Annie's Book Stop of Worcester

The little bookstore that's bigger on the inside

04182016 - HymnsCoverAnnie’s Book Stop of Worcester is happy to welcome our long-time friend Victor Infante to our Spotlight blog!  Victor is the featured artist for this month’s Worcester Storytellers on Friday, March 25. The open mic starts at 7:00 PM, and the evening usually goes until about 8:30.

Victor has many ties to Worcester and Worcester’s writing community, as well as being part of Worcester Storytellers, and he will soon be releasing his newest chapbook of poetry, Hymns from the Salvation Jukebox.

Welcome, Victor! For those not yet familiar, how would you introduce yourself and describe your work?

Hmmm. Let’s see. My name is Victor Infante, and I’m, among other things, the entertainment editor for The Worcester Telegram & Gazette, the editor-in-chief of the online literary journal Radius, and the author of the full-length poetry collection City of Insomnia, from Write Bloody Publishing. I’ve been writing and publishing poems, short stories, essays and articles for more than 25 years.  Most recently, I’ve had a short story, The Death of a Copy Editor, appear in the anthology Murder Ink: 13 Tales of New England Newsroom Crime, edited by Dan Szczesny and published by Plaidswede Publishing; and a poem, How to Grow Old Gracefully and Still Love Rock ‘n’ Roll, in the anthology Again I Wait For This to Pull Apart, edit by Hanif Willis-Abdurraqib and published by FreezeRay Press. I’m about to release my newest chapbook of poetry, Hymns from the Salvation Jukebox.

For readers unfamiliar with your work, how would you describe what you write?  What can readers expect from your most recent releases?

That’s not as easy a question as you might think it would be, because I do a lot of things. A short story like The Death of a Copy Editor can be relatively straightforward and plot- and character-driven, but a work such as Hymns From the salvation Jukebox might be more challenging and postmodern. I’m a big believer in  using the right tools to express  the idea, and don’t want to get pigeonholed by a series or linguistic tricks and ticks. So I suppose going in with no expectations is the best plan of attack.

04182016 - VictorAuthor

What was the inspiration for your most recent work? What were the steps you took to bring it from initial inspiration to the finished book?

I’m not sure Hymns from the Salvation Jukebox is entirely finished, but I wanted to use poetry to find a new way to explore the Bible: Each poem is inspired by a randomly chosen Bible verse, which I used as a writing prompt. On the whole, it’s a secular book, except perhaps when it isn’t, but I think the DNA of the source material is still in there. In a lot of ways, it’s an examination of the cultural lens through which we view the world as much as it is anything.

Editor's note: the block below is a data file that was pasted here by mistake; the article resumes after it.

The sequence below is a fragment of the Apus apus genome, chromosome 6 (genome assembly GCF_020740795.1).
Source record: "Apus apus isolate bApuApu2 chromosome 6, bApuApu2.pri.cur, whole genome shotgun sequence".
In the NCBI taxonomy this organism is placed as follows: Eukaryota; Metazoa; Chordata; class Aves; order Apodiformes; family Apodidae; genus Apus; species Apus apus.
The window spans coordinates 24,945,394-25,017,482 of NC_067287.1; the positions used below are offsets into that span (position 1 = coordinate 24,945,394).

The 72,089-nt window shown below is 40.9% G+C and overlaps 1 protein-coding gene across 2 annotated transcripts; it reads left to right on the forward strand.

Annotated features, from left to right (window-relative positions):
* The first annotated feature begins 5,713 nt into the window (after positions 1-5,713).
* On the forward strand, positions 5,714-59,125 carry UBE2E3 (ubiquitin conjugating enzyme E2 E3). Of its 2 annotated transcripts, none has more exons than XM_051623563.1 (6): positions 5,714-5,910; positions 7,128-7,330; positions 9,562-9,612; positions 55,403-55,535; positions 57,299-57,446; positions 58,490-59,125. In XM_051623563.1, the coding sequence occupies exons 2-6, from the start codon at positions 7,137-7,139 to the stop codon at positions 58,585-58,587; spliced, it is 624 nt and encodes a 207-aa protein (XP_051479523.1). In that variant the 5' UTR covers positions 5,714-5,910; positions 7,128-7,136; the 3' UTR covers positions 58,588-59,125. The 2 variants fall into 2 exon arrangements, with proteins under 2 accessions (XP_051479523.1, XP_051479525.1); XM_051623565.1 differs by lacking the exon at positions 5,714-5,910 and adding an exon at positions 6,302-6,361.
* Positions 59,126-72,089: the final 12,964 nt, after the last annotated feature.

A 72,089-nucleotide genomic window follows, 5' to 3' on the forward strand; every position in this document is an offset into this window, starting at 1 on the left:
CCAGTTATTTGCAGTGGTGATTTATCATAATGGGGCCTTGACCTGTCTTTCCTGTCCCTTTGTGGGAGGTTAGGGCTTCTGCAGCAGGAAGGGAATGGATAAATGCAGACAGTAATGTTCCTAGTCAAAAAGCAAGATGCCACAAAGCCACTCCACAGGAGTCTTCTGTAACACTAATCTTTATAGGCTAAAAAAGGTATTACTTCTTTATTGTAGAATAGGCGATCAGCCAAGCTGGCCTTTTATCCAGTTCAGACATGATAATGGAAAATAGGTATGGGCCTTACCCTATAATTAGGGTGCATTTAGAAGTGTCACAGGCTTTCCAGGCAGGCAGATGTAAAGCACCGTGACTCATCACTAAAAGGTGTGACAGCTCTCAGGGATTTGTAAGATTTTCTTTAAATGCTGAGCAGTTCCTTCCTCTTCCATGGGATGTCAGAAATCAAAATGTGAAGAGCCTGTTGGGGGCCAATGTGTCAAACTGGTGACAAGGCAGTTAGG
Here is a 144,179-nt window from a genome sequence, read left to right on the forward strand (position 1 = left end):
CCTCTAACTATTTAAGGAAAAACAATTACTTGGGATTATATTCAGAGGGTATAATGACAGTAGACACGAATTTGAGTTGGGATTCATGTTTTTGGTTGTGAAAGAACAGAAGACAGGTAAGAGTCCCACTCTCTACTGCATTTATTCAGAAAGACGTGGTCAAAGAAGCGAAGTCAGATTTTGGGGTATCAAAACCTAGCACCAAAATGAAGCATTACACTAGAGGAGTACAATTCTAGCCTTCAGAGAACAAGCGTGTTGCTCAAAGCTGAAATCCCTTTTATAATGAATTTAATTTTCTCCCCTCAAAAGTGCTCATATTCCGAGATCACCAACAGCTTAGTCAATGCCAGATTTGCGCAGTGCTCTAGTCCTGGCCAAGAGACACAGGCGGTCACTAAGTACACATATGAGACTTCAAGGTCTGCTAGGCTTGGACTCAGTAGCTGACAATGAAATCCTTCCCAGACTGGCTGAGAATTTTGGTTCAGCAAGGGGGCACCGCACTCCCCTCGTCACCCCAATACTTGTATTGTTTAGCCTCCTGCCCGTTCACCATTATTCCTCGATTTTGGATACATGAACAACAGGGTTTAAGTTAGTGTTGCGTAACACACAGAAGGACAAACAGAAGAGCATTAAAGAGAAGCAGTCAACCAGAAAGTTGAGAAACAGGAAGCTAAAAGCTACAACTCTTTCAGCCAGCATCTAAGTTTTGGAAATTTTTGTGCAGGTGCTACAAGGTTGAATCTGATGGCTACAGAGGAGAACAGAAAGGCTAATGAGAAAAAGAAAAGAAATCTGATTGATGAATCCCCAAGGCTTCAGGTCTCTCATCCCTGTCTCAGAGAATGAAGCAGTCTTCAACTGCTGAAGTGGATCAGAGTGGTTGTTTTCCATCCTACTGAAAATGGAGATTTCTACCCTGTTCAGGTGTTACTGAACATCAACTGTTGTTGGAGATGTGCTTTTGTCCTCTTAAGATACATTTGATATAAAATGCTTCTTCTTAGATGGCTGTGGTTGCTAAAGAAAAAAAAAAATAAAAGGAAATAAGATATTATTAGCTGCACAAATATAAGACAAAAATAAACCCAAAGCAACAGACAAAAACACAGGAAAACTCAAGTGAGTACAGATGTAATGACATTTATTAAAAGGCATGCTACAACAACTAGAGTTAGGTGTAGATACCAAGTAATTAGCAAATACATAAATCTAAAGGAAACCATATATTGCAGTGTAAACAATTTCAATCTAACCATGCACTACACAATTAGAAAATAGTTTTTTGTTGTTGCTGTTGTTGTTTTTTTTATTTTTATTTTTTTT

What was the biggest challenge in writing and putting out [newest release/spotlighted release]?  How did you overcome that challenge?

When I say random, I mean random. Not everything in the Bible is as inspiring as the one about passing camels through the eye of a needle or what not. Some of them are strictly connective verses. Some of them are about cubits. It didn’t matter what I picked, I forced myself to go with it.

What is your favorite part of being a writer?  Of the whole writing and publishing process?  What do you think has been your greatest lesson in the journey thus far?

I set out to be a writer because it was the only thing I wanted to do. Circular logic, I know, but there it is. But that said, all I’ve ever asked from a life in writing is to go to interesting places and to meet interesting people, and I’ve done that. I should probably have asked for money, too, but there you are. I love the possibilities each new poem or article or whatever opens up, the chance to connect to people that I’ll likely never meet. If something I’ve written touches them in even the slightest way, I’ve done my job right. Of course, sometimes it’s hard to know if that happened, but the universe usually gives you clues.

Where can people find your work? (Besides ABSW ;)–though they should totally check here first!)

Well, they can read The Telegram & Gazette most Thursdays, Fridays and Sundays, of course, and City of Insomnia is also available at That’s Entertainment. It’s sort of out of print, but you can still get it online, and the Kindle edition is still in print. Otherwise, my poems and stories have appeared in dozens of periodicals, including The Chiron Review, The Collagist, Barrelhouse, Pearl, Spillway, The Nervous Breakdown and Word Riot, as well as in anthologies such as Poetry Slam: The Competitive Art of Performance Poetry, Spoken Word Revolution Redux, The Last American Valentine: Poems to Seduce and Destroy, Aim For the Head: An Anthology of Zombie Poetry and The Incredible Sestina Anthology.

How can we follow your work, share your awesomeness, or otherwise stalk you in a totally non-creepy way?

I am seriously the most easy person to find on the Internet. My website is, and I can be found with very little effort on Facebook, Twitter and Instagram.

Thank you again for being on our blog, Victor, and we look forward to hosting you and the Worcester Storytellers this coming Friday, March 25, starting at 7:00 PM!


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